Once famous for its big bluegills, Mason County’s Hamlin Lake bluegills fell on hard times during the late 1990’s. Many pointed to the burgeon population of walleyes that the lake supported as the culprit. Now the trend has reversed. Hamlin Lake’s walleye population is on the skids and the bluegills have come back big time. And early fall is one of the best times to catch a bucket full of big slabs.

My son Matt and I were duck hunting one fall when a boat from across the lake came zooming in our direction. The boat came closer and closer until the surprised angler was sitting in our decoys. He couldn’t figure out why the birds didn’t move. He told us we were set up in his favorite bluegill spot. I told him that it was also our favorite duck hunting spot. He had taken limits of 8-inch ‘gills from there the last few days. The area featured a deep weed bed in about 15 feet of water. Areas like this are great places to search for fall bluegills on Hamlin. The bluegills begin moving in from deep water as the waters cool in September to feed on the aquatic insects living in the vegetation. Suspend a teardrop baited with a wax worm under a bobber 10 feet down and you’re in business. A piece of night crawler works too. Most of the ‘gills will run right around 8 inches.

5,000-acre Hamlin Lake is made up of two basins. The Upper Lake is relatively shallow; the Lower Lake can reach depths in excess of 70 feet. Both places harbor schools of good bluegills in the fall if you concentrate on the weed edges in 15 feet of water. Try the area along “The Narrows” and off the dunes and along the southwest shore of the Lower Lake.

For boat rental and lodging contact Country Haven Resort at (231) 845-5882 or North Bayou Resort and Marina at (231) 845-5820 or on the Web at www.nbayou.com.

Michigan Center Lake Largemouths

Many Michigan anglers think of bass fishing as being a summertime endeavor, but if you do you’re missing out on some great fall fishing.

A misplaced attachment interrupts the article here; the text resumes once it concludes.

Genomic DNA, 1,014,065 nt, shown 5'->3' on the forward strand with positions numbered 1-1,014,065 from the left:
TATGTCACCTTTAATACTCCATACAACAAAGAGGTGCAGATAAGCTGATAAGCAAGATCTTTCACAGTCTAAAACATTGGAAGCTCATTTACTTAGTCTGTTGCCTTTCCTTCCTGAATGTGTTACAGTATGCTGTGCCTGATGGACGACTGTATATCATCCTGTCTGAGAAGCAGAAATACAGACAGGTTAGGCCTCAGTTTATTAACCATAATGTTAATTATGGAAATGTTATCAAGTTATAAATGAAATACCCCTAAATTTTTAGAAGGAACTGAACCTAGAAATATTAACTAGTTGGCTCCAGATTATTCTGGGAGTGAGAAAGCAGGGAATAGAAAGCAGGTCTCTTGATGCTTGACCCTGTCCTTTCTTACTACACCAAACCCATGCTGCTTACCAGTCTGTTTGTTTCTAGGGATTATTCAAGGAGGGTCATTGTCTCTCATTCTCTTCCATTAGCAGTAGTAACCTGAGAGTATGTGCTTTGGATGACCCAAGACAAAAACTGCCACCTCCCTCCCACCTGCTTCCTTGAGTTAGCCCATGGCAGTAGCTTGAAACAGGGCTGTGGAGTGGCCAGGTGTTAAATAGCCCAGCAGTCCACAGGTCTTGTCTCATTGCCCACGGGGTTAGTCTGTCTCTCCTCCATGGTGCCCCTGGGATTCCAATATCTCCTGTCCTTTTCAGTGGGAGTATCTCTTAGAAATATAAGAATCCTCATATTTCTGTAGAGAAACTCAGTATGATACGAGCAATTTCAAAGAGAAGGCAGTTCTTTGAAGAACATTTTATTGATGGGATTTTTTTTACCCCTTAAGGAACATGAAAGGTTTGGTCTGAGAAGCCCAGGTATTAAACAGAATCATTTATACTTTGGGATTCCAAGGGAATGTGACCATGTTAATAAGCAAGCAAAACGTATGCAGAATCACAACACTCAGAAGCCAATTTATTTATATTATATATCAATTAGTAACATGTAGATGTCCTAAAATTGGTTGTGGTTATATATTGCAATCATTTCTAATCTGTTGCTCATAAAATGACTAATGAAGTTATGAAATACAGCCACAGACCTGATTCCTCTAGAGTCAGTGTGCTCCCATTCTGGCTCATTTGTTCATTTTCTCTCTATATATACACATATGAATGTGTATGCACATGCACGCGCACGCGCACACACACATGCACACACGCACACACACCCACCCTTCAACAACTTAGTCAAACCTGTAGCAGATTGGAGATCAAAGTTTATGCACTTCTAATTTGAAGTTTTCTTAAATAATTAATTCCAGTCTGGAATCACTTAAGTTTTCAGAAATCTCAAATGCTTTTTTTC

“Michigan Center Lake has some great fall largemouth fishing,” claimed bass pro Duane Mroczka. During a September tournament on Michigan Center a few years ago Mroczka nailed a largemouth that tipped the scales at 4.98 pounds to win the $2500 big fish prize. Mroczka said that largemouths in the 5-pound range are not uncommon.

Mroczka said his favorite techniques for fall largemouths on Michigan Center Lake is flippin’ with a black jig n’ pig and a Zoom worm trailer. Mroczka said to skitter and hops the jig along the bottom to imitate the crayfish that the bass are keying on. If the bass are targeting minnows, Mroczka said it’s pretty hard to beat a white spinnerbait.

Michigan Center Lake is part of a chain of lakes that includes Big Wolf, Little Wolf, Big Olcott, Little Olcott, Round and Price lakes.

Although anywhere on 850-acre Michigan Center Lake holds bass, Mroczka advised concentrating on the flats with stumps in the fall. The shallows warm quickly and bass will look to them for active schools of minnows and crayfish among the stumps. Try the shallow stump fields on the south end of the lake. Another hotspot is along Duryeas Point on the opposite end of the lake. Try the drop-off around Goat Island, too.

There is a state-owned launch ramp on the northeast side of the lake. For information on amenities and accommodations in the area contact the Jackson Convention & Tourist Bureau at (800) 245-5282 or online at www.jackson-mich.org.

Wixom Lake Largemouths

1,980-acre Wixom Lake in Gladwin and Midland counties offer anglers another topnotch fall bass fishery, according to Duane Mroczka. “Wixom Lake fishes pretty good in the fall,” said Mroczka. “During a tournament in September there we caught a mixed bag of largemouths and smallmouths. And you can catch ’em just about anyway you want from top water to flippin’.”